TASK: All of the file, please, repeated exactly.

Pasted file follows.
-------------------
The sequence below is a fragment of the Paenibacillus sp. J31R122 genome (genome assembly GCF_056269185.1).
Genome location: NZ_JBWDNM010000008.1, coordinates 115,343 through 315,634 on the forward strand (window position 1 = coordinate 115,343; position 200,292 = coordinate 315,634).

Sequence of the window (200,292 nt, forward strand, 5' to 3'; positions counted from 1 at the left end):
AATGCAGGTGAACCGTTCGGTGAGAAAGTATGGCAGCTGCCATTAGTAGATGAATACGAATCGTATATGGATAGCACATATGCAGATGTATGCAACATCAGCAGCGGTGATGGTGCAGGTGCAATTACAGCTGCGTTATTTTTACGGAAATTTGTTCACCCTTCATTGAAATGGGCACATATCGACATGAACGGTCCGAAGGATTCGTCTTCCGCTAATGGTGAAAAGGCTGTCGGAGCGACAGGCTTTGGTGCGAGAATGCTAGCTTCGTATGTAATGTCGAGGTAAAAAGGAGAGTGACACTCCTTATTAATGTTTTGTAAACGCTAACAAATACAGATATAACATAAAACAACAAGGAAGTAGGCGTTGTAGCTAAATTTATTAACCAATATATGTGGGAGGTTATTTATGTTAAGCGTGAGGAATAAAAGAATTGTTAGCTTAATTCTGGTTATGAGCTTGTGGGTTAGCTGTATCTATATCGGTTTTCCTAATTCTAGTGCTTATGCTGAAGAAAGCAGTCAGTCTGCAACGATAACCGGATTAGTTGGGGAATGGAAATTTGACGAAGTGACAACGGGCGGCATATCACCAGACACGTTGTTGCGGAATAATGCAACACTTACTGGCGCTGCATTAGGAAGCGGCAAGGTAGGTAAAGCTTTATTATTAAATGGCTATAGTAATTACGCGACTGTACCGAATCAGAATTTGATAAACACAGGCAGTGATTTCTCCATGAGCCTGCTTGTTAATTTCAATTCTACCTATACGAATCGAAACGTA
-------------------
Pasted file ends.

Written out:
The sequence below is a fragment of the Paenibacillus sp. J31R122 genome (genome assembly GCF_056269185.1).
Genome location: NZ_JBWDNM010000008.1, coordinates 115,343 through 315,634 on the forward strand (window position 1 = coordinate 115,343; position 200,292 = coordinate 315,634).

Sequence of the window (200,292 nt, forward strand, 5' to 3'; positions counted from 1 at the left end):
AATGCAGGTGAACCGTTCGGTGAGAAAGTATGGCAGCTGCCATTAGTAGATGAATACGAATCGTATATGGATAGCACATATGCAGATGTATGCAACATCAGCAGCGGTGATGGTGCAGGTGCAATTACAGCTGCGTTATTTTTACGGAAATTTGTTCACCCTTCATTGAAATGGGCACATATCGACATGAACGGTCCGAAGGATTCGTCTTCCGCTAATGGTGAAAAGGCTGTCGGAGCGACAGGCTTTGGTGCGAGAATGCTAGCTTCGTATGTAATGTCGAGGTAAAAAGGAGAGTGACACTCCTTATTAATGTTTTGTAAACGCTAACAAATACAGATATAACATAAAACAACAAGGAAGTAGGCGTTGTAGCTAAATTTATTAACCAATATATGTGGGAGGTTATTTATGTTAAGCGTGAGGAATAAAAGAATTGTTAGCTTAATTCTGGTTATGAGCTTGTGGGTTAGCTGTATCTATATCGGTTTTCCTAATTCTAGTGCTTATGCTGAAGAAAGCAGTCAGTCTGCAACGATAACCGGATTAGTTGGGGAATGGAAATTTGACGAAGTGACAACGGGCGGCATATCACCAGACACGTTGTTGCGGAATAATGCAACACTTACTGGCGCTGCATTAGGAAGCGGCAAGGTAGGTAAAGCTTTATTATTAAATGGCTATAGTAATTACGCGACTGTACCGAATCAGAATTTGATAAACACAGGCAGTGATTTCTCCATGAGCCTGCTTGTTAATTTCAATTCTACCTATACGAATCGAAACGTA